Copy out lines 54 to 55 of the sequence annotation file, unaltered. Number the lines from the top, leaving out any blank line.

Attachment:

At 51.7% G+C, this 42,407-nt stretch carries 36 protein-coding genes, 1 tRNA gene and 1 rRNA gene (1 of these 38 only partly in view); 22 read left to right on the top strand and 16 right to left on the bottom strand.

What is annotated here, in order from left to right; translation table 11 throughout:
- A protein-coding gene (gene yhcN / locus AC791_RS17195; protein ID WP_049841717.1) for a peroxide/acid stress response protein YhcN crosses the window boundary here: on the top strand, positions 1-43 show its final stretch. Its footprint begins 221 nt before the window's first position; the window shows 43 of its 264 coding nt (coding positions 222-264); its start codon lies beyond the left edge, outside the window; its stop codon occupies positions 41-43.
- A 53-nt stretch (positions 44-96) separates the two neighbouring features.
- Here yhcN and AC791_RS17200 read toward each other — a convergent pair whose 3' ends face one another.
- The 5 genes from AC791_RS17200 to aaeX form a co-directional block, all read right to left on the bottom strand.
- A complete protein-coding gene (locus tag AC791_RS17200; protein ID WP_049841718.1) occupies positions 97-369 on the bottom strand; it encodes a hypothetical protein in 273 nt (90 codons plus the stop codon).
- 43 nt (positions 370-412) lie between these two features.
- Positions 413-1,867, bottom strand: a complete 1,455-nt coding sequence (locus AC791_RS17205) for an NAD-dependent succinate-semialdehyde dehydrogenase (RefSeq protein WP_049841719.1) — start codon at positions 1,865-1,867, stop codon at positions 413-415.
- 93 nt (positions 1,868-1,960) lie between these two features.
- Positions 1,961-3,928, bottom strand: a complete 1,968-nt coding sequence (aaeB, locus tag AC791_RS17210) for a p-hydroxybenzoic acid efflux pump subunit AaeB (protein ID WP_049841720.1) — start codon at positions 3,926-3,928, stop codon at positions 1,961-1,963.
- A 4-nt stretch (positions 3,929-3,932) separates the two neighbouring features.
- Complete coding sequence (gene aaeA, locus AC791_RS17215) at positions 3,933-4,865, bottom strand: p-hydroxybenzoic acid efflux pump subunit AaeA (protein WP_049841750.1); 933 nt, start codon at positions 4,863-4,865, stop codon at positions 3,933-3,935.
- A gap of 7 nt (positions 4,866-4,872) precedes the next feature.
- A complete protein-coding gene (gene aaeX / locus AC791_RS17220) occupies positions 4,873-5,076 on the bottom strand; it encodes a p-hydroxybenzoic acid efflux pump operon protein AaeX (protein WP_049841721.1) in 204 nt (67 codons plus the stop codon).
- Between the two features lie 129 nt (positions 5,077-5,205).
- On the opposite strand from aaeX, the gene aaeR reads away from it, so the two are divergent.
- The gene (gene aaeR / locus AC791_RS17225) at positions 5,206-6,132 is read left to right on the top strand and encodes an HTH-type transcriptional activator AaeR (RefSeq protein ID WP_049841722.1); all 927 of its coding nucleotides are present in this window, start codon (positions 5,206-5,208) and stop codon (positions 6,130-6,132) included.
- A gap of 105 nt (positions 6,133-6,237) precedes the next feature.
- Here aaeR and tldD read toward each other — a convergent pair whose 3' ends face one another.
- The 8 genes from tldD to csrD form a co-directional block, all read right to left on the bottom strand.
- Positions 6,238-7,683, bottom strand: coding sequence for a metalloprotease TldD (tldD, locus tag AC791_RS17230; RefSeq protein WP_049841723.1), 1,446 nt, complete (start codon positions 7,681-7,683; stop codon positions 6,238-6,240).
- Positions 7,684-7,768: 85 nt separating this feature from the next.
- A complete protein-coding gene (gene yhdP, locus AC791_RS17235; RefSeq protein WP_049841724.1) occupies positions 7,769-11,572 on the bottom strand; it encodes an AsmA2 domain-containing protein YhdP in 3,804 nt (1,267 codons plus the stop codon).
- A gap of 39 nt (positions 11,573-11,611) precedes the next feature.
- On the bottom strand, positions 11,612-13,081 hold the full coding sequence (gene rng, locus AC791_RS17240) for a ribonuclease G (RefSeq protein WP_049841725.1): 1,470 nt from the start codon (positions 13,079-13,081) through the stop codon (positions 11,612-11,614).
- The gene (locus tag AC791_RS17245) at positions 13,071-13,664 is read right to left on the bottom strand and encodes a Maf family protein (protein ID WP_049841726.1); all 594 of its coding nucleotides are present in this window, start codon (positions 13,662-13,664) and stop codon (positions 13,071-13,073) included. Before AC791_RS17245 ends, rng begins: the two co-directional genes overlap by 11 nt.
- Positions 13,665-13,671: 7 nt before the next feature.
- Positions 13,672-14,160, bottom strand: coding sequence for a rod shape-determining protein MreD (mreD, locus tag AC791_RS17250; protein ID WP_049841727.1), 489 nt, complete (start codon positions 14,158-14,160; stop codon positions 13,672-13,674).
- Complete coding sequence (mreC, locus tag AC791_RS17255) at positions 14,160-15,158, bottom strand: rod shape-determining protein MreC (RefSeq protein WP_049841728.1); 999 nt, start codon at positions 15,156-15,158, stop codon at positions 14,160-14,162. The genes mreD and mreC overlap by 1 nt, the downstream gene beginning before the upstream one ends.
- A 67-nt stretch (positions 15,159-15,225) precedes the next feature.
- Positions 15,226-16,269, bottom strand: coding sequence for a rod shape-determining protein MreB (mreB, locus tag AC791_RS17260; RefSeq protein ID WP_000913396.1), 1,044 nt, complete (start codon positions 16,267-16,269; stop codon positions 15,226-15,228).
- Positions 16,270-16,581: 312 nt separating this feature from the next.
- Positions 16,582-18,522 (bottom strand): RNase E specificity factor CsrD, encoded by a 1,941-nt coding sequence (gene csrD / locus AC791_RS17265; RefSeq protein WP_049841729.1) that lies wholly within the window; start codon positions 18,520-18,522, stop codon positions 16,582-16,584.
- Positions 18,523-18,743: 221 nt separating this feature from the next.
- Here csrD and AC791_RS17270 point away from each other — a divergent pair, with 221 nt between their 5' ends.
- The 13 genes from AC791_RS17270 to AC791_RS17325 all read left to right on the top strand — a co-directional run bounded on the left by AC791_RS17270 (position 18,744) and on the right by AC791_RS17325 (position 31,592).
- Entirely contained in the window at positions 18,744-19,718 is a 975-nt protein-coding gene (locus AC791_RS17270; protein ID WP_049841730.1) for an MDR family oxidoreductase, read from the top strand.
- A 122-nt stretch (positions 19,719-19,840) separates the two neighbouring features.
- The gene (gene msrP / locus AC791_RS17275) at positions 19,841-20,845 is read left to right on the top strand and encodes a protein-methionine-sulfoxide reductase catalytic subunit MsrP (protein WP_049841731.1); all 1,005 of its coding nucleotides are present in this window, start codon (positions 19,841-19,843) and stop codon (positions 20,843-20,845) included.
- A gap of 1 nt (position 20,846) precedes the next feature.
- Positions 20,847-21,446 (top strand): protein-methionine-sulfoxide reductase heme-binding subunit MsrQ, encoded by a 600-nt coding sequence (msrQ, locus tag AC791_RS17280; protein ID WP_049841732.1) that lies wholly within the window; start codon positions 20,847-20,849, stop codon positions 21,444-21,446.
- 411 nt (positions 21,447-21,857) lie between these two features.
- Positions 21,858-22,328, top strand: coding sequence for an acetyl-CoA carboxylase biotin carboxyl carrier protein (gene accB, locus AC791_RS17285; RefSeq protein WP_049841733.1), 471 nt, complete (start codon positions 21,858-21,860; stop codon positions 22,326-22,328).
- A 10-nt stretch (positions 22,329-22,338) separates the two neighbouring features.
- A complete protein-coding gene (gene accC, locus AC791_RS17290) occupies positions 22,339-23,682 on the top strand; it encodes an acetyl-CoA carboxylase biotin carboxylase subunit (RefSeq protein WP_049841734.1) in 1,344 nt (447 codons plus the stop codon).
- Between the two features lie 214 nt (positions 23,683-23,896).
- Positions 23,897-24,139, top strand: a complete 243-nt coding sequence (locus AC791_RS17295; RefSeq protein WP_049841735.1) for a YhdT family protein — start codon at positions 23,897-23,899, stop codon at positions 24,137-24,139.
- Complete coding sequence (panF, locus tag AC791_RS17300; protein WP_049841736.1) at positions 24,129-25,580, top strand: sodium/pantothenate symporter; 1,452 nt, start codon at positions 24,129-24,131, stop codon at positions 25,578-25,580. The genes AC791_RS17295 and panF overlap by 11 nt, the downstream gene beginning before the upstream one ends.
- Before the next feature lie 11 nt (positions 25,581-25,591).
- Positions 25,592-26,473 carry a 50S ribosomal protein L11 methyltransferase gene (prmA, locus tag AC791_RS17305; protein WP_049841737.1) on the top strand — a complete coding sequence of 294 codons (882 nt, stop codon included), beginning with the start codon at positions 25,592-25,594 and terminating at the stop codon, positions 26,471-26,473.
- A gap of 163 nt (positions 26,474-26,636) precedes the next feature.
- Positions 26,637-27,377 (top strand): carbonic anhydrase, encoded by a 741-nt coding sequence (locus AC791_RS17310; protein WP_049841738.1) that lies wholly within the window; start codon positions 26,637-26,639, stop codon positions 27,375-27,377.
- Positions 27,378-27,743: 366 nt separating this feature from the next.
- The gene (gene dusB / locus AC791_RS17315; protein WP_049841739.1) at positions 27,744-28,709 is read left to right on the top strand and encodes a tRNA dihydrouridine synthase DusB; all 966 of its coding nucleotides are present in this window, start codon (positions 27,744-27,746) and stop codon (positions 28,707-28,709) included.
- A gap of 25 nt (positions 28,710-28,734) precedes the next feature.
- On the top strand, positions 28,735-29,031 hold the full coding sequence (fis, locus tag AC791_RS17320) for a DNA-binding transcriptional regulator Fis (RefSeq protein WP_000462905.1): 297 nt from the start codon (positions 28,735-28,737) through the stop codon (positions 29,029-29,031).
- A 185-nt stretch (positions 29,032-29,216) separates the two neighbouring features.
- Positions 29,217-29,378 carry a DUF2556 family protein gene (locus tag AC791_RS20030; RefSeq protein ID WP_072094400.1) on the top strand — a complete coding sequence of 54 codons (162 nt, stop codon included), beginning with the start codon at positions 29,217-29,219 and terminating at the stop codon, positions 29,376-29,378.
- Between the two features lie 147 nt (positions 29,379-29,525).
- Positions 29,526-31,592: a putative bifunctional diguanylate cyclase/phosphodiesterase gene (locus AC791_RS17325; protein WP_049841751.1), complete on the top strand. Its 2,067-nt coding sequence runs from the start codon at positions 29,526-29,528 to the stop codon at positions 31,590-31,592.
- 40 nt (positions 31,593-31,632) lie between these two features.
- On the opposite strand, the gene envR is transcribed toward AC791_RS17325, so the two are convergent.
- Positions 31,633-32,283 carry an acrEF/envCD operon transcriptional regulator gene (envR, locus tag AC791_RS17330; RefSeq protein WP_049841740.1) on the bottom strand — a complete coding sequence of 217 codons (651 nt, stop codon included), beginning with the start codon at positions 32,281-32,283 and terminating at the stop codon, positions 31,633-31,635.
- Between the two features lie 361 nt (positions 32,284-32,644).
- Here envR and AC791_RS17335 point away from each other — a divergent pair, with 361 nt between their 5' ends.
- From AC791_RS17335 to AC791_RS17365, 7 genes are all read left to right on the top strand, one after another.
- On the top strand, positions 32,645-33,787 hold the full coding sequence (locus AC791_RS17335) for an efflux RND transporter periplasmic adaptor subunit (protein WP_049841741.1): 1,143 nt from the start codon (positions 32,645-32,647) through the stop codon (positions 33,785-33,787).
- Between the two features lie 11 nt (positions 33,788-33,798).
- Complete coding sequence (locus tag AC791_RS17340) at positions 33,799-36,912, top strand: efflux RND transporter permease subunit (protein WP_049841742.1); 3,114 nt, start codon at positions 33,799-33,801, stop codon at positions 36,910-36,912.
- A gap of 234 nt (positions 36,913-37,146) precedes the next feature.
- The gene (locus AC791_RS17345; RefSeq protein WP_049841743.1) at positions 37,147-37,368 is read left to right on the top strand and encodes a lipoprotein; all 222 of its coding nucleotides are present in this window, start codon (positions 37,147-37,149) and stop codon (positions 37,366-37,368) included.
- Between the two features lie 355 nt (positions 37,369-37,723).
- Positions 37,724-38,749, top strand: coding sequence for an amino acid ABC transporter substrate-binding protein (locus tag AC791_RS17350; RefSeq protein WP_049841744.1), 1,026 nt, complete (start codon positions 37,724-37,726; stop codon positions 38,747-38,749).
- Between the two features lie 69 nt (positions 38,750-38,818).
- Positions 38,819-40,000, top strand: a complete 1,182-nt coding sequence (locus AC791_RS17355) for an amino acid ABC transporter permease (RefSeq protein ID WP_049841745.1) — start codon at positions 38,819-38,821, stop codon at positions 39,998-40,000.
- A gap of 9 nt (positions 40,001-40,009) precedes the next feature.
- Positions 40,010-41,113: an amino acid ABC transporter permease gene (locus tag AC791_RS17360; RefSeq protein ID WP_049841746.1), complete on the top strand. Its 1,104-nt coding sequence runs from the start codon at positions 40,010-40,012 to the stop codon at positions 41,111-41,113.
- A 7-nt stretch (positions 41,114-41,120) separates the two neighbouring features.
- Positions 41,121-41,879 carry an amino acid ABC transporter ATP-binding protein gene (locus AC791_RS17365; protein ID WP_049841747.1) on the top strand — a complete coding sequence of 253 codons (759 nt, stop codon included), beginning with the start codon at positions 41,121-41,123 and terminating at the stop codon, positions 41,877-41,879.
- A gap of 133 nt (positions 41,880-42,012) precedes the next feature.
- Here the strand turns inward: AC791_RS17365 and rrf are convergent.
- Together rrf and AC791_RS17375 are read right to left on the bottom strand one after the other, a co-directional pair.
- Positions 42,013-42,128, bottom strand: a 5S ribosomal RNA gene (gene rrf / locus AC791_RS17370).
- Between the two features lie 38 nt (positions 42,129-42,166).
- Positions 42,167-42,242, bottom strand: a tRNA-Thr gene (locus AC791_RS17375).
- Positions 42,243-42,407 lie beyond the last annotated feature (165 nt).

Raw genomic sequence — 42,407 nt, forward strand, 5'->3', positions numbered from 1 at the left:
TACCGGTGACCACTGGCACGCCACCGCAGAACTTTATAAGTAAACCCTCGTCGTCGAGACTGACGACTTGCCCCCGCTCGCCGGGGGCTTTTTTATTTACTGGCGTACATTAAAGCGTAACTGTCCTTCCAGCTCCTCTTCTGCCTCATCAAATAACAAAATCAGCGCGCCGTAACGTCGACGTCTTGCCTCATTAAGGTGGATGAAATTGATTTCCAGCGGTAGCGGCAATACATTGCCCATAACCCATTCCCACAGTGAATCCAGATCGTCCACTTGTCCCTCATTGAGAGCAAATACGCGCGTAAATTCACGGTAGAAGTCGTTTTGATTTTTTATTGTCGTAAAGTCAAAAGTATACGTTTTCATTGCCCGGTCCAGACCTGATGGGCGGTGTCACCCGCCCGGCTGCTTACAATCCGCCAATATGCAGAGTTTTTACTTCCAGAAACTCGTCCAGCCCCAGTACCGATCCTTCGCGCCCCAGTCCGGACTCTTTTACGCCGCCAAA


- Positions 27,378-27,743: 366 nt separating this feature from the next.
- The gene (gene dusB / locus AC791_RS17315; protein WP_049841739.1) at positions 27,744-28,709 is read left to right on the top strand and encodes a tRNA dihydrouridine synthase DusB; all 966 of its coding nucleotides are present in this window, start codon (positions 27,744-27,746) and stop codon (positions 28,707-28,709) included.